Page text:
Dewey HEALING, Chairman of the Hopi Tribal Council of the Hopi Indian Tribe, for and on Behalf of the Hopi Indian Tribe, Including All Villages and Clans Thereof, and on Behalf of Any and All Hopi Indians Claiming Any Interest in the Lands Described in the Executive Order Dated December 16, 1882, Plaintiff, v. Paul JONES, Chairman of the Navajo Tribal Council of the Navajo Indian Tribe for and on Behalf of the Navajo Indian Tribe, Including All Villages and Clans Thereof, and on Behalf of Any and All Navajo Indians Claiming Any Interest in the Lands Described in the Executive Order Dated December 16, 1882; Robert F. Kennedy,Attorney General of the United States, on Behalf of the United States, Defendants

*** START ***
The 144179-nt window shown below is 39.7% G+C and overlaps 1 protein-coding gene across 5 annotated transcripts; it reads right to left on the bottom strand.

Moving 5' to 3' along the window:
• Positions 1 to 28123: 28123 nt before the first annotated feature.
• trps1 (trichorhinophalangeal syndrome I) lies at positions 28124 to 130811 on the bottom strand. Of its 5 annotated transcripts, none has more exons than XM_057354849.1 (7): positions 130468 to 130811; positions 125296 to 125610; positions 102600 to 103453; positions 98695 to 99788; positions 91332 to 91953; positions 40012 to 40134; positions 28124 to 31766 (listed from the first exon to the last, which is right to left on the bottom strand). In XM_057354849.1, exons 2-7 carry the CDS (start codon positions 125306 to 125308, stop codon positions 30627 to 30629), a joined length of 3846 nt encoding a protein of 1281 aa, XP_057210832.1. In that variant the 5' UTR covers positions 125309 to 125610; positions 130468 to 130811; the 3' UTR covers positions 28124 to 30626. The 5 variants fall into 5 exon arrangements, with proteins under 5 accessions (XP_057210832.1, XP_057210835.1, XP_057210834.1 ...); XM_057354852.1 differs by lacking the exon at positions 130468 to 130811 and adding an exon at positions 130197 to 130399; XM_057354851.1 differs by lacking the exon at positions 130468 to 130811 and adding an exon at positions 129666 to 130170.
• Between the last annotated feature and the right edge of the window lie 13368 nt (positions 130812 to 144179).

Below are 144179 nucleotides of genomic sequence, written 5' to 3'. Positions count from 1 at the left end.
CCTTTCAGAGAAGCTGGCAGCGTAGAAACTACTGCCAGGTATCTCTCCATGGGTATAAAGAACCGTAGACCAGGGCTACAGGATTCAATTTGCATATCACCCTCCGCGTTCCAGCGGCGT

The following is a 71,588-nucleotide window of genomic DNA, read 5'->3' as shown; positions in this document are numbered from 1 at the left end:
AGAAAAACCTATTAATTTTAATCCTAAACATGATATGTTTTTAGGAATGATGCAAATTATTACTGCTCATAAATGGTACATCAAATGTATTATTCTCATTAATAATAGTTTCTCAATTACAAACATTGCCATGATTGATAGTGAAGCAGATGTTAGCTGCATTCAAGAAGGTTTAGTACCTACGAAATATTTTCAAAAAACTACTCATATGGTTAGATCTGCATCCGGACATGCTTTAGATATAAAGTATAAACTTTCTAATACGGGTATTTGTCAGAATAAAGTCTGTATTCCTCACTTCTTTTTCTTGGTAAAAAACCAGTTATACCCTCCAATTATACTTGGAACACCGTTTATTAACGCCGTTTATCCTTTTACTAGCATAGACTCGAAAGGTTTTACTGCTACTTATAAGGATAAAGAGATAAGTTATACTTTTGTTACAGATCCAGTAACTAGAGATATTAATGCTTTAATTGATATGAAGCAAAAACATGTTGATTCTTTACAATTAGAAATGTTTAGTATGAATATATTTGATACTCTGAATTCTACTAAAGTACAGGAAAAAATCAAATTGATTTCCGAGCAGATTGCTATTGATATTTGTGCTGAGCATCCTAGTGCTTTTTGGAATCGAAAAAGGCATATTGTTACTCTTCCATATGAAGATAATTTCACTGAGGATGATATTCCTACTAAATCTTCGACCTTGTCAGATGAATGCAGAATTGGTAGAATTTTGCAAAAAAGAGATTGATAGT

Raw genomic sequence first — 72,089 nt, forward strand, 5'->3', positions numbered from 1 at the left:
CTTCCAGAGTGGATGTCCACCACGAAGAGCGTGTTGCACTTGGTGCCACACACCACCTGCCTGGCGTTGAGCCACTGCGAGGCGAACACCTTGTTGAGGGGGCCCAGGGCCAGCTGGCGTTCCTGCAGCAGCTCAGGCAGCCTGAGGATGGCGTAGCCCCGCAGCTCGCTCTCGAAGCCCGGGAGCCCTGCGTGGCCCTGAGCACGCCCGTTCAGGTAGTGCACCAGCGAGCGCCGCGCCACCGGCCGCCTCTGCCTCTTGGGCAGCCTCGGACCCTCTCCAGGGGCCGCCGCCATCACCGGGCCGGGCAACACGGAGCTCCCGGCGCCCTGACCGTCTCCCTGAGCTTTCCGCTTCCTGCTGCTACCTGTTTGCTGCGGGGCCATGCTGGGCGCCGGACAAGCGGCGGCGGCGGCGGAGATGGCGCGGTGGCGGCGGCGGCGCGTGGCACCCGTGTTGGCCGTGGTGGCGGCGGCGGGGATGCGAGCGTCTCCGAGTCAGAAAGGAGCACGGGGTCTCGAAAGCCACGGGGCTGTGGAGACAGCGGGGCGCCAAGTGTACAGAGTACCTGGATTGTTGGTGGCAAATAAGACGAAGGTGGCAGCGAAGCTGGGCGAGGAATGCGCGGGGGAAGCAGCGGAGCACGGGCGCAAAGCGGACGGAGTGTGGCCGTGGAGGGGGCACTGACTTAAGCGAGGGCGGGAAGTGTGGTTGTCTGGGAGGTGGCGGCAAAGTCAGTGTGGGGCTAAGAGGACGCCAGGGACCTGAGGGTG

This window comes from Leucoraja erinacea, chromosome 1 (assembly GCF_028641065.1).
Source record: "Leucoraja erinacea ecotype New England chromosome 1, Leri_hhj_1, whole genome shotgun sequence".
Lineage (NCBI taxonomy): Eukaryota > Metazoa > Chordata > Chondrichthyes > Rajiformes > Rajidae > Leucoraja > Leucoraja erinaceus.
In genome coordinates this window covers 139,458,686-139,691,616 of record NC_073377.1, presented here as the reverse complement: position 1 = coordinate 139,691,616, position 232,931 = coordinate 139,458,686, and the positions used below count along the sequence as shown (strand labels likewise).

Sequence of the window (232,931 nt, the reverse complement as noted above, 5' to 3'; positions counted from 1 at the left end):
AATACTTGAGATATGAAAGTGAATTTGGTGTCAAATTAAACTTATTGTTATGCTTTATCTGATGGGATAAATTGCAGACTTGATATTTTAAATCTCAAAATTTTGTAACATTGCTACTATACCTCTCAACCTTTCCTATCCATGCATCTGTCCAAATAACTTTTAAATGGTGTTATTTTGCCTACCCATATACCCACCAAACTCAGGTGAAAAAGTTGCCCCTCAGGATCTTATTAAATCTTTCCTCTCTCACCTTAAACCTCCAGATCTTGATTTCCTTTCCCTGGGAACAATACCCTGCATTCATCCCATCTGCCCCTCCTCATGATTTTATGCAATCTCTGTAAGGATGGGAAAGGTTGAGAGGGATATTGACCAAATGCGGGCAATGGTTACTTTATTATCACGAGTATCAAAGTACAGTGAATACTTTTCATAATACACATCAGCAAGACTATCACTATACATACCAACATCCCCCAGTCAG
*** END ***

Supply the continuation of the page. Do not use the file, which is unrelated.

Civ. No. 579
UNITED STATES DISTRICT COURT FOR THE DISTRICT OF ARIZONA
210 F. Supp. 125
September 28, 1962